Crossmark Global Investments’ Victoria Fernandez on concerns about what the yield curve inversion signals about the economic outlook, the Federal Reserve and the state of the markets.
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Investors are also concerned about weakening economic data in Europe and Asia.
Dow Industrial futures are pointing to anearly 400 point drop or 1.5 percent. S&P 500 futures are pointing to a fall of 1.4 percent when the market opens. Nasdaq futures are lower by more than 1.6 percent.
The yield curve is blaring a recession warning. The spread between the U.S. 2-year and 10-year yields on Wednesday turned negative for the first time since 2007.
Such a development has occurred ahead of each and every U.S. recession of the last 50 years, sometimes leading by as much as 24 months.
The German economy shrank by 0.1 percent in the second quarter from the previous three-month period as global trade conflicts and troubles in the auto industry weighed on Europe’s largest economy.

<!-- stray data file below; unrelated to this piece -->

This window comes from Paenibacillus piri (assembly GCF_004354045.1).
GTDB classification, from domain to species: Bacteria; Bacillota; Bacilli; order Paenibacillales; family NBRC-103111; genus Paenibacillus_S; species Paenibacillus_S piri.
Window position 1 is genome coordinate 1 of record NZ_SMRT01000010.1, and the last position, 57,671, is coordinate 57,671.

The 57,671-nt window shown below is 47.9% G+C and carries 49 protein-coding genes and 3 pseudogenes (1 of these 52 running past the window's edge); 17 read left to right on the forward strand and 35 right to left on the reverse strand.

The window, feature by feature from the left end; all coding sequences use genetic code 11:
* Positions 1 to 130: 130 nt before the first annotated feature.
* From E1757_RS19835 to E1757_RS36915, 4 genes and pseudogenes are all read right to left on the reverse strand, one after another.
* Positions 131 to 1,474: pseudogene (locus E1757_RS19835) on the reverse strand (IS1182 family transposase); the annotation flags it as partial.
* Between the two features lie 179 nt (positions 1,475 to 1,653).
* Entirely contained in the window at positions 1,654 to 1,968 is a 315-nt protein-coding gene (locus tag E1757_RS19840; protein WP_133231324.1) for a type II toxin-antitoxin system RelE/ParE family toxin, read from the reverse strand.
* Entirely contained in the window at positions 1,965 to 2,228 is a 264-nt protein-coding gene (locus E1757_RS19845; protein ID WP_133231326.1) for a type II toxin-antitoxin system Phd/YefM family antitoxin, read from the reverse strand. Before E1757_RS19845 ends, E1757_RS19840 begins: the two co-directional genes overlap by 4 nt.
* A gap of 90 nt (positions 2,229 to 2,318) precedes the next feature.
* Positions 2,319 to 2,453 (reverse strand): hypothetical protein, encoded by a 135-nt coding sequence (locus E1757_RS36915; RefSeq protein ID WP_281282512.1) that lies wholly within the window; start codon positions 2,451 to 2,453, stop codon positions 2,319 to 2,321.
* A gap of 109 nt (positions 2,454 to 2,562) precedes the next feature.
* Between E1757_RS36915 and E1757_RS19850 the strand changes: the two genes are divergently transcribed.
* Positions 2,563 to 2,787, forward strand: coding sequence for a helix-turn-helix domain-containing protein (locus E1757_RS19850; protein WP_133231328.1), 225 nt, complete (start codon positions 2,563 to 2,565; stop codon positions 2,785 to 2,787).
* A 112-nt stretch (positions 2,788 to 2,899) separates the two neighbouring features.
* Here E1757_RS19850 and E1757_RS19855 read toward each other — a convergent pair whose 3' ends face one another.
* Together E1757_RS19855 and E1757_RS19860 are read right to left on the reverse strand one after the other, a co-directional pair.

The major European markets are trading lower.
Chinese factory output, retail spending and investment weakened in July, suggesting the world’s second-largest economy faces downward pressure on growth.
Factory output rose 4.8 percent over a year earlier, a marked decline from June’s 6.3 percent. Retail sales growth slowed to 7.6 percent from the previous month’s 9.8 percent.
U.S. stocks are indicating a pulling back from Tuesday’s rally which was spurred by the Office of the U.S. Trade Representative saying it would delay the tariffs on some Chinese products, including popular consumer goods, until Dec. 15.
A few other products were removed altogether, including certain types of fish and baby seats.
Macy’s reported a 48 percent drop in quarterly profit and cut its forecast for full-year adjusted earnings on Wednesday. Shares dropped 13 percent in the premarket.
On the economic front, the Labor Department said on Wednesday import prices increased 0.2 percent last month as a rebound in the cost of petroleum products offset declines in prices for capital goods and motor vehicles.
Japan’s Nikkei added nearly 1 percent, Hong Kong’s Hang Seng inched up less than 0.1 percent and the Shanghai Composite edged up 0.4 percent.
The Associated Press contributed to this article
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